Society has advanced at an exponential speed over the last few decades, and democracy helped us get to this point. Indeed, democracy effectively changed the world, fostering the growth of civilization as we know it. But democracies cannot exist without the people, who are guaranteed the right to vote, as well as additional legal and political rights.
Democracies and democratic republics operate on the principles of election and equal representation. Unfortunately, in our modern digital age, those principles are increasingly vulnerable to various threats, including hacking. Is the very technology that connects every corner of the globe also undermining the integrity of the democratic election process?
Let’s take a look at the physical and cyber threats affecting voting in the US and around the world and consider what needs to happen to ensure continued security of democratic elections into the future.
From Push Buttons to Touch Screens: A Short History of Voting Machines
By and large, the democratic election process hasn’t changed much since the days of ancient Greece, but the way we cast our votes has advanced considerably. In public assemblies, where citizens voiced their opinion on a wide range of civil matters, they typically raised their hands to approve a proposed measure, and officials visually determined which side had the most votes. As one might expect, this process was prone to error, and more reliable methods of counting votes were developed over time.
The Industrial Revolution was a game-changer on several levels, and the voting process is no exception. Within the United States, the first voting machine approved for use in a general election was patented by inventor Anthony Beranek in 1881. Lever machines and paper ballots were also in widespread use during this period, and these methods remained largely unchanged until digitization came on the scene. Even voting by mail has been around since the 19th century.
Today, most countries utilize some type of electronic voting machine in all types of elections, but the machines, as well as the process itself, vary considerably among nations. India, considered the world’s largest democracy, boasts a lengthy election period and approximately one million polling locations nationwide. Nearly two-thirds of India’s eligible voters came out to the polls in the nation’s 2019 parliamentary elections.
Ensuring Election Security and Preventing Cyber Attacks
The election process looks a bit different on the other side of the globe. For example, voter turnout is typically lower in the democratic US than in India, for a number of reasons. According to the Pew Research Center, the US trails behind most other developed nations in terms of voter turnout, especially during midterms and localized elections. Only about 56% of eligible adults in the US cast their vote in the 2016 presidential election.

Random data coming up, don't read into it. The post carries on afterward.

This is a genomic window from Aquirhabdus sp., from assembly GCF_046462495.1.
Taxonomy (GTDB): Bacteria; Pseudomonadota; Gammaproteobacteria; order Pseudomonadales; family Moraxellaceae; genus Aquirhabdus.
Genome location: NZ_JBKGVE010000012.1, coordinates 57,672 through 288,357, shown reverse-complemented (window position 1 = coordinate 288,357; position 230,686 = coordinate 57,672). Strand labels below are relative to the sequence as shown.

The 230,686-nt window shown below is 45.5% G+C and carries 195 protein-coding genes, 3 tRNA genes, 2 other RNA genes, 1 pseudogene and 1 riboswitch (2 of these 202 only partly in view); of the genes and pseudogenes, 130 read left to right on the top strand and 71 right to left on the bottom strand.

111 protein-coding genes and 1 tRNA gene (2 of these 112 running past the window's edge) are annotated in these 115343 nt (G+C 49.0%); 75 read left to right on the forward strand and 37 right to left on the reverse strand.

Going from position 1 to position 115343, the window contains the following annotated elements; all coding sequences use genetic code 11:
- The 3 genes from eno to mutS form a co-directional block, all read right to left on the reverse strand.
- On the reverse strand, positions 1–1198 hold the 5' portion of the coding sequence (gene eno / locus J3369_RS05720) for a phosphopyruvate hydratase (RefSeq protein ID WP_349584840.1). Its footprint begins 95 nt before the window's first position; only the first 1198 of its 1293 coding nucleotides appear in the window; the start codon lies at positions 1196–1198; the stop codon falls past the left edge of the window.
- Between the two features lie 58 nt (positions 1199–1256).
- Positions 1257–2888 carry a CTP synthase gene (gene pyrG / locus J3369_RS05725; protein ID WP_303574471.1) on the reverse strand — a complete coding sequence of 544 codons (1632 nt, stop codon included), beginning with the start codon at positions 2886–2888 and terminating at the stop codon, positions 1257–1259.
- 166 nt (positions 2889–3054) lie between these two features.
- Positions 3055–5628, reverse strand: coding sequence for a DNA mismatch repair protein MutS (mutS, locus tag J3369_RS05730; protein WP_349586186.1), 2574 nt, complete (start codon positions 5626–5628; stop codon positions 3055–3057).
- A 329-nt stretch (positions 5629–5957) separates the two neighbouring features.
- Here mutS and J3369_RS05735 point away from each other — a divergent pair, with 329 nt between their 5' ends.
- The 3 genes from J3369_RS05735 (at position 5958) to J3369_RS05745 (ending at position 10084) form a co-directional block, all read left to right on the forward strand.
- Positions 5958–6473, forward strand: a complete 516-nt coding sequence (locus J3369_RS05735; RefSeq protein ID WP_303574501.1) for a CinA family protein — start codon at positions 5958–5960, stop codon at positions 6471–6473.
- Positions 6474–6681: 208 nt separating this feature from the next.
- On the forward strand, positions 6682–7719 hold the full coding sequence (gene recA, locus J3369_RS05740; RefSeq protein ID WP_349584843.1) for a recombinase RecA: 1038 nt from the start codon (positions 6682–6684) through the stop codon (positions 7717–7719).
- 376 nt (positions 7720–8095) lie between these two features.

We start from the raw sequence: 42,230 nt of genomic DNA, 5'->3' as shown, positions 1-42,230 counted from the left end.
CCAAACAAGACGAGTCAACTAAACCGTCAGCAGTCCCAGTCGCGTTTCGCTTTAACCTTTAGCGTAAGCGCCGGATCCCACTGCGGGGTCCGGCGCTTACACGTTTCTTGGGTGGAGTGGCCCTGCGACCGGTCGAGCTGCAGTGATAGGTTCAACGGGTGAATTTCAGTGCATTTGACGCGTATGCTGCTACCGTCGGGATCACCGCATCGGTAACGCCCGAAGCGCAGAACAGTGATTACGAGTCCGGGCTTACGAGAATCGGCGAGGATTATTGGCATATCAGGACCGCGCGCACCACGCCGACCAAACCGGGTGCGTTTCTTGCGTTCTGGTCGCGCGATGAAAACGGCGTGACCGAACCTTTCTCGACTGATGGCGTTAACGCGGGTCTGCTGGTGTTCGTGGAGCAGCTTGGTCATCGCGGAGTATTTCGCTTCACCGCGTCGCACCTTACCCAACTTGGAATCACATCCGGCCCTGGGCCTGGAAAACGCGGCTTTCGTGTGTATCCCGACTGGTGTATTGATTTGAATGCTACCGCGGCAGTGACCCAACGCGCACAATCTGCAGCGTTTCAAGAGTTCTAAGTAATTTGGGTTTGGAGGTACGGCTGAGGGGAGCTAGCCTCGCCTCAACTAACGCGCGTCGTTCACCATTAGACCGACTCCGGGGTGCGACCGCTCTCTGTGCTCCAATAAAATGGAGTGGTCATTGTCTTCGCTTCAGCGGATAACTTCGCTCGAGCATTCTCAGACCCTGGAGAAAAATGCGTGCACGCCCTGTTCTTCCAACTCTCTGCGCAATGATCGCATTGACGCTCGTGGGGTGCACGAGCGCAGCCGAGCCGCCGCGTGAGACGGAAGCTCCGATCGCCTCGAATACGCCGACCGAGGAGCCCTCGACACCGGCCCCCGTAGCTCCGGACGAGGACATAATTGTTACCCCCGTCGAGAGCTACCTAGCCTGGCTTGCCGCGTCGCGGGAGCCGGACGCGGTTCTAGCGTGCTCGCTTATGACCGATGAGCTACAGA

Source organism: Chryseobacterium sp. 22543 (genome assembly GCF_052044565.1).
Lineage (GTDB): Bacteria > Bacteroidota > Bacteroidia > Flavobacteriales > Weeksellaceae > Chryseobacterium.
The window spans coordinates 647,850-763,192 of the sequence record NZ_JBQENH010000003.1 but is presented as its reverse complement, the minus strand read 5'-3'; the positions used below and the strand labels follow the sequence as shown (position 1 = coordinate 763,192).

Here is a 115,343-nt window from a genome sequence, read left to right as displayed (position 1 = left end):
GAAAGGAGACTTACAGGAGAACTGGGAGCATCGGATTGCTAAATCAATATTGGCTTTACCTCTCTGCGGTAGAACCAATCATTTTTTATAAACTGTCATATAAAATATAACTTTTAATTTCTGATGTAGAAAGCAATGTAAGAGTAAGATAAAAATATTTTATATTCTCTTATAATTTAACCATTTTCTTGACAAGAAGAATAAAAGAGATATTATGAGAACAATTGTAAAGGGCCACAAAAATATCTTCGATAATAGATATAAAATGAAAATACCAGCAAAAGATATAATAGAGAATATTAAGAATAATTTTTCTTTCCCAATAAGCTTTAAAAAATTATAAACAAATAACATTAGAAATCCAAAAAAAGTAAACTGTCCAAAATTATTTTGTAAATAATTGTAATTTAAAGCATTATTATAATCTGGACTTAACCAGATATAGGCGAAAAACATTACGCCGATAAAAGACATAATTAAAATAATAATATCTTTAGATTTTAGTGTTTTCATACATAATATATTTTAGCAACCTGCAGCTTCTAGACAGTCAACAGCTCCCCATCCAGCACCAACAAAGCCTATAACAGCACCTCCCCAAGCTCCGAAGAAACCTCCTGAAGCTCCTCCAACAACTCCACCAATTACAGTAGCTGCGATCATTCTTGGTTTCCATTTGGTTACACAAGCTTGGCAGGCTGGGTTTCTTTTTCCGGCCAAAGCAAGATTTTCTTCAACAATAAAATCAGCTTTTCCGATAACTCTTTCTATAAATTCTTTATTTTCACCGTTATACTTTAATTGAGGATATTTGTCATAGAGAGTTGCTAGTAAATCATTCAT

One of the factors that may be contributing to the abysmal voter turnout numbers among US citizens is the increasing fear of some kind of cybersecurity attack. Many people around the world are wary of modern electronic voting machines, which some say can be easily hacked. Their fear is certainly understandable, considering what occurred during the 2016 presidential election. Using malware, Russian hackers were able to access the personal information of voters in 21 states, calling future election cybersecurity into question. Electronic voting machines themselves may also be vulnerable to hackers, both foreign and domestic.
For its part, the US government found no evidence of hacking or fraud in the nation’s subsequent presidential election, held in 2020. According to the Cybersecurity & Infrastructure Security Agency, in fact, the 2020 election was the “most secure in American history.”
How Social Media Threatens the Democratic Process
In terms of voting security, there are outside factors to consider as well, long before you head to the polling place. Even if votes aren’t directly compromised, your vote can be swayed by the media you consume. The unfortunate reality is that the bulk of modern media companies have an agenda of some sort, and they often look to social media to assess (and possibly influence) public opinion. You may not realize it directly, but your opinion on a candidate or proposed policy may also hinge on social media.
And that’s a huge problem, reports indicate. A WIRED writer even claims that “the rise of social media has caused irrevocable harm to global electoral integrity and democratic institutions,” and there’s evidence to back it up. Young voters are particularly susceptible to social media influence.
Yet social media data is far from infallible, and it’s easy to misread public opinion that’s sourced from online platforms. Voting is a deeply personal decision. As such, diligent citizens should make the effort to obtain political information from a variety of sources, on all ends of the political spectrum, to ensure that you’re not being influenced by social media or its mainstream counterpart.
The vote of the people is integral to the democratic process, but modern technology has compromised voting security around the world, despite streamlining the process and improving access. As such, voting security should be prioritized, in every democratic nation on Earth. Further, citizens should also be aware of the potential for misinformation or other biased influence via media channels, especially social media platforms.